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Jay Inslee's climate strategy just might work

Don't laugh: With good moves so far, a President Inslee might just be possible.

Gov. Jay Inslee greets supporters as he announces his candidacy for the presidency at A&R Solar in Seattle's Mount Baker neighborhood, March 1, 2019. (Photo by Matt M. McKnight/Crosscut)

There are two ways of looking at Gov. Jay Inslee’s entry into the 2020 presidential race. The first is to laugh it off. After all, a recent Morning Consult poll showed him with less than 1 percent of the vote, running 21st out of 21 possible candidates.

The second is that he’s got nowhere to go but up.

Let’s set aside the easy hits and wisecracks. The Jay Inslee trail to the nomination is steep, long and arduous. But between the thickets of doubt and derision is a thin path toward daylight. And his early moves have been good ones.

Let’s survey the field: about 20 announced or likely candidates, ranging from the 37-year-old gay mayor of a city the size of Renton to a 76-year-old former vice president of the United States. In between are half a dozen senators, a handful of current or former governors and several House members in a hurry. Conclusion: no inevitable nominee. So how does a candidate get noticed in a crowded cattle call like this one?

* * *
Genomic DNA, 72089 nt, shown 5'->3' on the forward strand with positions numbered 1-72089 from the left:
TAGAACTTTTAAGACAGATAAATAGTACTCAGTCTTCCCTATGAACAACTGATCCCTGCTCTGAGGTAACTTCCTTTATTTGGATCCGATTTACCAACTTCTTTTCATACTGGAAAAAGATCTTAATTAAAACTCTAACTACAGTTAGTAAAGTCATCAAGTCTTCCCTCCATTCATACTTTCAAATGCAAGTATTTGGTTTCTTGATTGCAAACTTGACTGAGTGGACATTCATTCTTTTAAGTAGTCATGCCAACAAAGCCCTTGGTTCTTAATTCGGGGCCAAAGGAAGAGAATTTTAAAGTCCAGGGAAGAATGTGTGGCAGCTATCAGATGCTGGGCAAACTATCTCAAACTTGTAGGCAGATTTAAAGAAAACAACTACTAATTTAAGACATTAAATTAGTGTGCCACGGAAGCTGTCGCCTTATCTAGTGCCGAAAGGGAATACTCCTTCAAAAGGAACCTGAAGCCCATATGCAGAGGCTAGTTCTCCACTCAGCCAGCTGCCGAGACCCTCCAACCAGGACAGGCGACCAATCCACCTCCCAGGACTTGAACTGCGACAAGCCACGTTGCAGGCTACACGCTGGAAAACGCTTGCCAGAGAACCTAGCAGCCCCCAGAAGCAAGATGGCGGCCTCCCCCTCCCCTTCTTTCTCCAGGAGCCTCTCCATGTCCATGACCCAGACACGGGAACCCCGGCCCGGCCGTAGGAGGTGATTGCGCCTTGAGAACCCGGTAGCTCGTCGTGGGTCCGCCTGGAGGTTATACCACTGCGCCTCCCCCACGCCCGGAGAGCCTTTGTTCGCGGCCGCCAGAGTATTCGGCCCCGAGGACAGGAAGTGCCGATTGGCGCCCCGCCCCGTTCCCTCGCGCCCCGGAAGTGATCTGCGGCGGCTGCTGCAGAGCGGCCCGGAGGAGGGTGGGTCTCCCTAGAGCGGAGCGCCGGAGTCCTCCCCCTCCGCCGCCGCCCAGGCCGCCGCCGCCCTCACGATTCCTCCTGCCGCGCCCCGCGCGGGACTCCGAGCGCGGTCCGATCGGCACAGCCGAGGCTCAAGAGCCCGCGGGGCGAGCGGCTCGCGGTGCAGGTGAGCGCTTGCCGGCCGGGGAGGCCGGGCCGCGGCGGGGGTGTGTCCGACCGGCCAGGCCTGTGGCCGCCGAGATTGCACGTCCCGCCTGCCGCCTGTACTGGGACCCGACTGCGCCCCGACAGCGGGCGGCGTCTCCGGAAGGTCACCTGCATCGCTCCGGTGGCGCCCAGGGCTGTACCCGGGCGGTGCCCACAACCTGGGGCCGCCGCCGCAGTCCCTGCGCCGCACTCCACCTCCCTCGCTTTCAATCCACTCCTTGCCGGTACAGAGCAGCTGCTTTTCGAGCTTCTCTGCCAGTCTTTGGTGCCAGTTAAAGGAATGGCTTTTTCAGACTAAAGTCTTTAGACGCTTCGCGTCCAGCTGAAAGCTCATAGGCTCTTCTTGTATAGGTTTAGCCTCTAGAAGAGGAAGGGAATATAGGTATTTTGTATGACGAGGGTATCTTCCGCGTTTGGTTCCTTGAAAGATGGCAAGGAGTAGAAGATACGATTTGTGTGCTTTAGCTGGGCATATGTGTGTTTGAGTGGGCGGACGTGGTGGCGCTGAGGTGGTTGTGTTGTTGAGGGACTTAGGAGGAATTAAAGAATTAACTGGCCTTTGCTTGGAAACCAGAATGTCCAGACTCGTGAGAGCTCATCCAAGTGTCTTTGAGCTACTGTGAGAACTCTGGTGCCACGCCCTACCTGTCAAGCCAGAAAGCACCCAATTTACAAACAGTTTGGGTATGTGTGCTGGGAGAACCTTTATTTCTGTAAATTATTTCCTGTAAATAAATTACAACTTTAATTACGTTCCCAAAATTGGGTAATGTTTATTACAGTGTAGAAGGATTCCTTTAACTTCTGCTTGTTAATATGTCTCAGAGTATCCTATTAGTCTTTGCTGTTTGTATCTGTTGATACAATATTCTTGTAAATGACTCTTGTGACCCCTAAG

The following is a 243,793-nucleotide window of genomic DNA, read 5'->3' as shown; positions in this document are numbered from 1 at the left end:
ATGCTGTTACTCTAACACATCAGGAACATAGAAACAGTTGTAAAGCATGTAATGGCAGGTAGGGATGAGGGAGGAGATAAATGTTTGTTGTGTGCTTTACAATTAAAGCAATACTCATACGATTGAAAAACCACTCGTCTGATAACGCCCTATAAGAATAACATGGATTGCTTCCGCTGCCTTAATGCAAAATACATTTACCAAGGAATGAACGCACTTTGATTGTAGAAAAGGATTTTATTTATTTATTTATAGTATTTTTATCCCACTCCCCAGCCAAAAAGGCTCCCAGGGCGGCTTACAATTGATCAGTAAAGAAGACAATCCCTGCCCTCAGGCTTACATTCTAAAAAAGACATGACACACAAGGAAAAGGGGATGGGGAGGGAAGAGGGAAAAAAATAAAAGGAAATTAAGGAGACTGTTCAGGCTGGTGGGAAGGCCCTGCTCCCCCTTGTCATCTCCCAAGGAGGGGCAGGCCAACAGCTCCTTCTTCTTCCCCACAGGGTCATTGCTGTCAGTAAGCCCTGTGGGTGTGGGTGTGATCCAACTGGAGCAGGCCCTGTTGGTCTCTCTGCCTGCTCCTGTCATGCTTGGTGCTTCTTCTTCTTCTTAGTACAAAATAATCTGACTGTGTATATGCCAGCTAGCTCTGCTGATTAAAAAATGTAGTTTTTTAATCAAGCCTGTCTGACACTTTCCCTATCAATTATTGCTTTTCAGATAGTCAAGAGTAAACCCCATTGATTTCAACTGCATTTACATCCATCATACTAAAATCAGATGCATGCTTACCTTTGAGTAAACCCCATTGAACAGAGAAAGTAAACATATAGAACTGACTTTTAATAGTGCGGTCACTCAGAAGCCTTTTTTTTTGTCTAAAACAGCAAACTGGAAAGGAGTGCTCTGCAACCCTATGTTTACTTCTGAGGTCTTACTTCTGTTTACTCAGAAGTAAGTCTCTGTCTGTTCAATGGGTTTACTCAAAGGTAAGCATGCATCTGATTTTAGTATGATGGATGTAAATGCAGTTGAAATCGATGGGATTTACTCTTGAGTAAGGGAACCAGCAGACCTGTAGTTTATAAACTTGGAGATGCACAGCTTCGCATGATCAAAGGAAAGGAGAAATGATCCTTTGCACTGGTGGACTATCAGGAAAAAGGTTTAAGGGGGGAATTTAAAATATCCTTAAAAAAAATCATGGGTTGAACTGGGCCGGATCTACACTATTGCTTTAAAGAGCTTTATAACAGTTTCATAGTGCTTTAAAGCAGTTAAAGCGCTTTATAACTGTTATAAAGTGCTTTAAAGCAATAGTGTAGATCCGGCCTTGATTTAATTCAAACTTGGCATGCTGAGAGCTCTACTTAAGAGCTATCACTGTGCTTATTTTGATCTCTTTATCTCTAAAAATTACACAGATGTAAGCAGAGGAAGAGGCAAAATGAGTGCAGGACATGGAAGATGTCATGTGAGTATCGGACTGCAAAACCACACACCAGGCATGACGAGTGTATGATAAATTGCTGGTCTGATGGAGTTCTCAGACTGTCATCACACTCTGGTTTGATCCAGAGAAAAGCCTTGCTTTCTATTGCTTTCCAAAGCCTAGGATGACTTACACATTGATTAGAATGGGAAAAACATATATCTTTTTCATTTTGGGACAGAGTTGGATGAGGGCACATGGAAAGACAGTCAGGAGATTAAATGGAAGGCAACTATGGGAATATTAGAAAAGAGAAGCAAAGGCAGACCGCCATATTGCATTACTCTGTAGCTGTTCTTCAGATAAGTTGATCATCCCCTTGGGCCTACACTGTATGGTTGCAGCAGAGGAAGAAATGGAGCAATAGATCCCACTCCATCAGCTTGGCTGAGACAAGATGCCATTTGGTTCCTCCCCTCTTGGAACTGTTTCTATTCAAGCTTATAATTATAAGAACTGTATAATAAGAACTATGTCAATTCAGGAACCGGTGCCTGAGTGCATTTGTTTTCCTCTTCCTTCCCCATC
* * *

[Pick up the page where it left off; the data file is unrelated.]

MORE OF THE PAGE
You own an issue. And Inslee picked a good one: climate change.

Which at first glance looks like a loser. Poll after poll, year after year shows that Americans constantly rank “climate change” among their least important priorities. On a scale of issues, whether it’s 1 to 10 or 1 to 20, climate change usually ranks among the last three. In the Gallup midterm poll it showed up 10th out of 11th. And raising the temperature of the issue (pun intended) with increasingly dire doomsday predictions creates more ennui rather than alarm among the American people. Plenty of voters have seen this movie twice, once during the energy crisis of the early to mid-’70s, when administrations both Republican and Democratic assured us that the world was running out of oil, and again in the ’80s, when all the smart people predicted that the Reagan defense buildup would mean either a never-ending arms race or the world consumed in a nuclear mushroom cloud (remember “Target Seattle”?).

But within the Democratic Party, especially among caucus goers and primary voters, climate change is a much bigger deal. Among its strongest adherents it’s driven by an intensity bordering on religious fervor. Inslee himself calls opponents on the issue “climate agnostics.”